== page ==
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Nonviolence Playlets - compiled by Walter Wink - page 21 / 29





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himself as calmly as he could.  Then, returning the handkerchief, he

looked at the man’s jacket and started talking to him.

Lawson:  “Do you have a motorcycle or a hot-rod car?”

Man:  “A motorcycle.”

[Jim: could you fill in the dialogue that took place between yourself

and the biker?  And is it OK if I include this story in the collection I

am doing of playlets—short nonviolent stories that can be used in all

sorts of settings.   I take it that you asked the biker a question about

customizing your bike.  And then how does the encounter end?  Just give

me something very brief.]

(Source: David Halberstam, The Children (New York: Random House, 1998),


Brazilian Exposé

In Brazil, the military gave up its dictatorship, but only slowly, over

a period of ten years.  But they remained in the wings, ready to strike

if their interests were threatened.  Prior to this slow thaw, the

military had engaged in extensive torture and disappearances.  They were

anxious lest their meticulously kept records should fall into the hands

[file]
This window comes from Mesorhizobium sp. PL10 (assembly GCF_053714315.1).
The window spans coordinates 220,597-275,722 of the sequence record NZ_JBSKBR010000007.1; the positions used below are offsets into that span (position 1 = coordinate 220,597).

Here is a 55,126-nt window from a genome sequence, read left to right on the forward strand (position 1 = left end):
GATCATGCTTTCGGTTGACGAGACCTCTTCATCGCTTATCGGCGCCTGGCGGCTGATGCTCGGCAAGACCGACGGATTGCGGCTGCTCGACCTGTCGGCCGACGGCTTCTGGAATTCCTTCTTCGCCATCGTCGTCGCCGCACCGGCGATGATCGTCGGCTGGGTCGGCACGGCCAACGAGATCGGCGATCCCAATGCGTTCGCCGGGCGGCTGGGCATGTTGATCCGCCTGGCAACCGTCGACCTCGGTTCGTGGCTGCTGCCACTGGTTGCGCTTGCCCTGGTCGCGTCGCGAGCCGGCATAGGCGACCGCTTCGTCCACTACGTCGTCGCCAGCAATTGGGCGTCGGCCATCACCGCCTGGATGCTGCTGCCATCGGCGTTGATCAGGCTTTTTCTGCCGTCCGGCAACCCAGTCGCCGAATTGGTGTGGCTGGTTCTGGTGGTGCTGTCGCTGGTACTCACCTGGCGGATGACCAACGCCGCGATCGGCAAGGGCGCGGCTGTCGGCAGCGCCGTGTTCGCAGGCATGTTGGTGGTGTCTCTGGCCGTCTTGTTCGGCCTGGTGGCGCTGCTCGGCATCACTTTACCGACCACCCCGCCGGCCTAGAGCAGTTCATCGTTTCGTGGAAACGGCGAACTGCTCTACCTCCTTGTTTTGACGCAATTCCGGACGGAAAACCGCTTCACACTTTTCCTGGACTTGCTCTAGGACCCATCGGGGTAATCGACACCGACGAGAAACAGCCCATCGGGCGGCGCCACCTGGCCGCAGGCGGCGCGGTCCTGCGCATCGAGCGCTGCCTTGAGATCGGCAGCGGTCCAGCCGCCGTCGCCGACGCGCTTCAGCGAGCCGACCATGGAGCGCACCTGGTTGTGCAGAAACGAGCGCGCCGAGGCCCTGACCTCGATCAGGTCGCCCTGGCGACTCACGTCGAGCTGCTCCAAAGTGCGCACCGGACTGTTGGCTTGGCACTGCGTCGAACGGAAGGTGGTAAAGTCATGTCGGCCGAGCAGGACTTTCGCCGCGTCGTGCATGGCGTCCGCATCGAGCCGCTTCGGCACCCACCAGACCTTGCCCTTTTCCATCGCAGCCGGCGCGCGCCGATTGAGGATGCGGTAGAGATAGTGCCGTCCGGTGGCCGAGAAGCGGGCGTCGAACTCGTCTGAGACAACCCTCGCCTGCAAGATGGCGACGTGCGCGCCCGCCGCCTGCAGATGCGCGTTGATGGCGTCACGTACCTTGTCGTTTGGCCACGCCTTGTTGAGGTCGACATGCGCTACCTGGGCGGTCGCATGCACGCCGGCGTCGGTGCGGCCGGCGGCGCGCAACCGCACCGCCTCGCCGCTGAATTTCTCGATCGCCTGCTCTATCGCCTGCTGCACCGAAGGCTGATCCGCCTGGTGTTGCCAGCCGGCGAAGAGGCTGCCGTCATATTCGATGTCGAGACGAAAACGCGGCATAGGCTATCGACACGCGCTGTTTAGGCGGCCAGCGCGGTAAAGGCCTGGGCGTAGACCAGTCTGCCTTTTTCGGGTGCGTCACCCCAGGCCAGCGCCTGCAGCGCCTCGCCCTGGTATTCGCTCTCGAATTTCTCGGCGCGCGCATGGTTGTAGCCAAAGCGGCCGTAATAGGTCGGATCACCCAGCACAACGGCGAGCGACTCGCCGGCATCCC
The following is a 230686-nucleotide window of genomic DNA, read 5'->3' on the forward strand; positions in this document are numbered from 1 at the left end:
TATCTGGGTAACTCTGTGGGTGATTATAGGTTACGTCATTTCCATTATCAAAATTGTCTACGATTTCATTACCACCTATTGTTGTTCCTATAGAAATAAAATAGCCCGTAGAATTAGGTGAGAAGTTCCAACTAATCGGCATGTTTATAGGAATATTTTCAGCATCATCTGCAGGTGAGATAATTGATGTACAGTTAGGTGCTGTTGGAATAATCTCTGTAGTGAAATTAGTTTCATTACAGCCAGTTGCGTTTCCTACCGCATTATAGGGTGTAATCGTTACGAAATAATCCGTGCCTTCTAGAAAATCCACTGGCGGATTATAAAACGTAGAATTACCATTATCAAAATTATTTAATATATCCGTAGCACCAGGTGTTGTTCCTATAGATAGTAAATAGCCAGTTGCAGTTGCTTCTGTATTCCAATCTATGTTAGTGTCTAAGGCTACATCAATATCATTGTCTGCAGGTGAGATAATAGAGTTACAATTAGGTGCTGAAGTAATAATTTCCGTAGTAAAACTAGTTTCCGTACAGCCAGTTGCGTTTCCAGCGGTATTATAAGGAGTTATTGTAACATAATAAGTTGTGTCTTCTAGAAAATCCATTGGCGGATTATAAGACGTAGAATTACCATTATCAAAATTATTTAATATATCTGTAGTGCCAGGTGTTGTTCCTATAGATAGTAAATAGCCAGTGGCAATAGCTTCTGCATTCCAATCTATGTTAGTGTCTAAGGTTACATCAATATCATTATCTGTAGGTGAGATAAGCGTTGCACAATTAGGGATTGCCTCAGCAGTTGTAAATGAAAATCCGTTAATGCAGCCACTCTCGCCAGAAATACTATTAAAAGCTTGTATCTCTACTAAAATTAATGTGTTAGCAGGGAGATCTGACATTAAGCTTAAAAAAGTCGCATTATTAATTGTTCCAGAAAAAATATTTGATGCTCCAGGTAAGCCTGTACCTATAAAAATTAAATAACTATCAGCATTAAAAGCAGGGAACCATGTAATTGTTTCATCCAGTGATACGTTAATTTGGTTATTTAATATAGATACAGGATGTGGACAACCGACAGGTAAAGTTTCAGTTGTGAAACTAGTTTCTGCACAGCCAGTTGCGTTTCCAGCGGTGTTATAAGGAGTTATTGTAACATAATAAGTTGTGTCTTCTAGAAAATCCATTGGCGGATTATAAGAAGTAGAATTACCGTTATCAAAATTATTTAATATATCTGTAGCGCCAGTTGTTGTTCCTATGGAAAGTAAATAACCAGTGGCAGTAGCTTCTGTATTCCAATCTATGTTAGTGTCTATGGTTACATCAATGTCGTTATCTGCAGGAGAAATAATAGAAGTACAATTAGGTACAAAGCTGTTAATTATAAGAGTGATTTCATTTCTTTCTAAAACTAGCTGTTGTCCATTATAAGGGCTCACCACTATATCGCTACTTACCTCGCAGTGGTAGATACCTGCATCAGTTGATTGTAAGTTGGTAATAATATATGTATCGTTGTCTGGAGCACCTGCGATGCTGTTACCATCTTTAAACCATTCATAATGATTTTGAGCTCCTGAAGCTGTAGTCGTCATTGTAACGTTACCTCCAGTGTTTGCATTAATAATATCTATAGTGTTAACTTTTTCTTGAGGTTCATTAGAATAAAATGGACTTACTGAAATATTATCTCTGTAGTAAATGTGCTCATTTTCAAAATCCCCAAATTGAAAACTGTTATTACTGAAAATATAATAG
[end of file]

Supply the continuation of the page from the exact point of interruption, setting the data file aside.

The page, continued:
of civilian authorities after the transfer of power.  Nevertheless, they

never got the chance to destroy them.  In what has to be one of the most

audacious moves ever made against a military dictatorship, a

Presbyterian minister, Jaime Wright, with the complete support of São

Paulo’s Cardinal Arns, managed to secretly photocopy the military’s

entire archive, documenting every detail of torture and every


 In anticipation of the transition to democracy in 1979, the Brazilian

military passed a blanket amnesty that would cover both those accused of

political crimes and state security agents who were involved in human

rights violations.  Victims who had already served time were put on the

same level with assassins who had served no time in jail.  This “clean

start” would have meant, in reality, burying the past under a coat of

sludge. Jaime Wright’s brother had been “disappeared,” however, and

Wright was not about to accept silence.

(Setting: 6 or 8 people seated in a circle.)

Jaime:  We have found a loophole in the 1979 amnesty law.  It provides

lawyers with access to the military’s archives, though only a few at a

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